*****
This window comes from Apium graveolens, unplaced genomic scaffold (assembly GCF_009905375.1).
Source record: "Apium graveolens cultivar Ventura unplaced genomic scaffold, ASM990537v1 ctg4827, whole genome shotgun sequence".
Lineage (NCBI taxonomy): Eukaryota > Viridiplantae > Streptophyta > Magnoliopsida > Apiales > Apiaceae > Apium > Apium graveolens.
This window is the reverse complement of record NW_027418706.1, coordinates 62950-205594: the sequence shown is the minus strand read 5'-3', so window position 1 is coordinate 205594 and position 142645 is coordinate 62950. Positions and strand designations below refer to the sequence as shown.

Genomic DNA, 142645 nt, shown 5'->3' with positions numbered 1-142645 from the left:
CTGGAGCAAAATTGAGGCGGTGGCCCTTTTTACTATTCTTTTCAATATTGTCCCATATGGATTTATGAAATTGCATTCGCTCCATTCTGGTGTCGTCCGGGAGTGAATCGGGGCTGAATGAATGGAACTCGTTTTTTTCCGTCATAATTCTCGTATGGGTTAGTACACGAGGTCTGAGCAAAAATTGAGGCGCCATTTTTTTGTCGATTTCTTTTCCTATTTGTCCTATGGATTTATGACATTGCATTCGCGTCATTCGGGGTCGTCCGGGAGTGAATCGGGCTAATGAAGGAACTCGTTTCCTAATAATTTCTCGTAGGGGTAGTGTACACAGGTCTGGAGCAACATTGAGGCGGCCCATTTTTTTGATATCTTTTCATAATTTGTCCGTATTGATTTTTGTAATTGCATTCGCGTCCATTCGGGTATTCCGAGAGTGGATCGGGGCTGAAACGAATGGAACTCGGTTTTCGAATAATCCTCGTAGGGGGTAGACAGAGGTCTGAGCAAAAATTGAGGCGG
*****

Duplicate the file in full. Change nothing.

This window comes from Apium graveolens, unplaced genomic scaffold (assembly GCF_009905375.1).
Source record: "Apium graveolens cultivar Ventura unplaced genomic scaffold, ASM990537v1 ctg4827, whole genome shotgun sequence".
Lineage (NCBI taxonomy): Eukaryota > Viridiplantae > Streptophyta > Magnoliopsida > Apiales > Apiaceae > Apium > Apium graveolens.
This window is the reverse complement of record NW_027418706.1, coordinates 62950-205594: the sequence shown is the minus strand read 5'-3', so window position 1 is coordinate 205594 and position 142645 is coordinate 62950. Positions and strand designations below refer to the sequence as shown.

Genomic DNA, 142645 nt, shown 5'->3' with positions numbered 1-142645 from the left:
CTGGAGCAAAATTGAGGCGGTGGCCCTTTTTACTATTCTTTTCAATATTGTCCCATATGGATTTATGAAATTGCATTCGCTCCATTCTGGTGTCGTCCGGGAGTGAATCGGGGCTGAATGAATGGAACTCGTTTTTTTCCGTCATAATTCTCGTATGGGTTAGTACACGAGGTCTGAGCAAAAATTGAGGCGCCATTTTTTTGTCGATTTCTTTTCCTATTTGTCCTATGGATTTATGACATTGCATTCGCGTCATTCGGGGTCGTCCGGGAGTGAATCGGGCTAATGAAGGAACTCGTTTCCTAATAATTTCTCGTAGGGGTAGTGTACACAGGTCTGGAGCAACATTGAGGCGGCCCATTTTTTTGATATCTTTTCATAATTTGTCCGTATTGATTTTTGTAATTGCATTCGCGTCCATTCGGGTATTCCGAGAGTGGATCGGGGCTGAAACGAATGGAACTCGGTTTTCGAATAATCCTCGTAGGGGGTAGACAGAGGTCTGAGCAAAAATTGAGGCGG